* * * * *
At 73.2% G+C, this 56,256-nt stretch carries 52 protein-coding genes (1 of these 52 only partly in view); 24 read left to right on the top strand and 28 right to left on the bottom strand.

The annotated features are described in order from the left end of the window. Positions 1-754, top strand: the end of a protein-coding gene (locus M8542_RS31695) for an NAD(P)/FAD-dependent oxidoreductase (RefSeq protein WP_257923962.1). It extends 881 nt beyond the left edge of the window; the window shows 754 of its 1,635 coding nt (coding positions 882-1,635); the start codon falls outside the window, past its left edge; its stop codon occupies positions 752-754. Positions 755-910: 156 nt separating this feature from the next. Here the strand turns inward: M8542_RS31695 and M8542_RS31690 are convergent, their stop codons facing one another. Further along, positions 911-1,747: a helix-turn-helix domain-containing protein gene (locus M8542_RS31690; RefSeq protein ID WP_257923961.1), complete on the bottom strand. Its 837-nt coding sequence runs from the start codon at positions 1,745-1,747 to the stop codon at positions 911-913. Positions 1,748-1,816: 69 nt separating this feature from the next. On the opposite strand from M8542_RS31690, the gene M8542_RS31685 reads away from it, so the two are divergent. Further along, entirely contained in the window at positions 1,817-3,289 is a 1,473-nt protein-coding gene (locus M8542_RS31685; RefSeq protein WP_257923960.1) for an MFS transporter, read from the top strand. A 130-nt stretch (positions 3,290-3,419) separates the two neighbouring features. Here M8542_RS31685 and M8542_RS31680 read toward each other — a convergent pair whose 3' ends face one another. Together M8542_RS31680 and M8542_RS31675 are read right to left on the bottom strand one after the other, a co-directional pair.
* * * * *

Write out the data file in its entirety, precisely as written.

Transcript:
At 73.2% G+C, this 56,256-nt stretch carries 52 protein-coding genes (1 of these 52 only partly in view); 24 read left to right on the top strand and 28 right to left on the bottom strand.

The annotated features are described in order from the left end of the window. Positions 1-754, top strand: the end of a protein-coding gene (locus M8542_RS31695) for an NAD(P)/FAD-dependent oxidoreductase (RefSeq protein WP_257923962.1). It extends 881 nt beyond the left edge of the window; the window shows 754 of its 1,635 coding nt (coding positions 882-1,635); the start codon falls outside the window, past its left edge; its stop codon occupies positions 752-754. Positions 755-910: 156 nt separating this feature from the next. Here the strand turns inward: M8542_RS31695 and M8542_RS31690 are convergent, their stop codons facing one another. Further along, positions 911-1,747: a helix-turn-helix domain-containing protein gene (locus M8542_RS31690; RefSeq protein ID WP_257923961.1), complete on the bottom strand. Its 837-nt coding sequence runs from the start codon at positions 1,745-1,747 to the stop codon at positions 911-913. Positions 1,748-1,816: 69 nt separating this feature from the next. On the opposite strand from M8542_RS31690, the gene M8542_RS31685 reads away from it, so the two are divergent. Further along, entirely contained in the window at positions 1,817-3,289 is a 1,473-nt protein-coding gene (locus M8542_RS31685; RefSeq protein WP_257923960.1) for an MFS transporter, read from the top strand. A 130-nt stretch (positions 3,290-3,419) separates the two neighbouring features. Here M8542_RS31685 and M8542_RS31680 read toward each other — a convergent pair whose 3' ends face one another. Together M8542_RS31680 and M8542_RS31675 are read right to left on the bottom strand one after the other, a co-directional pair.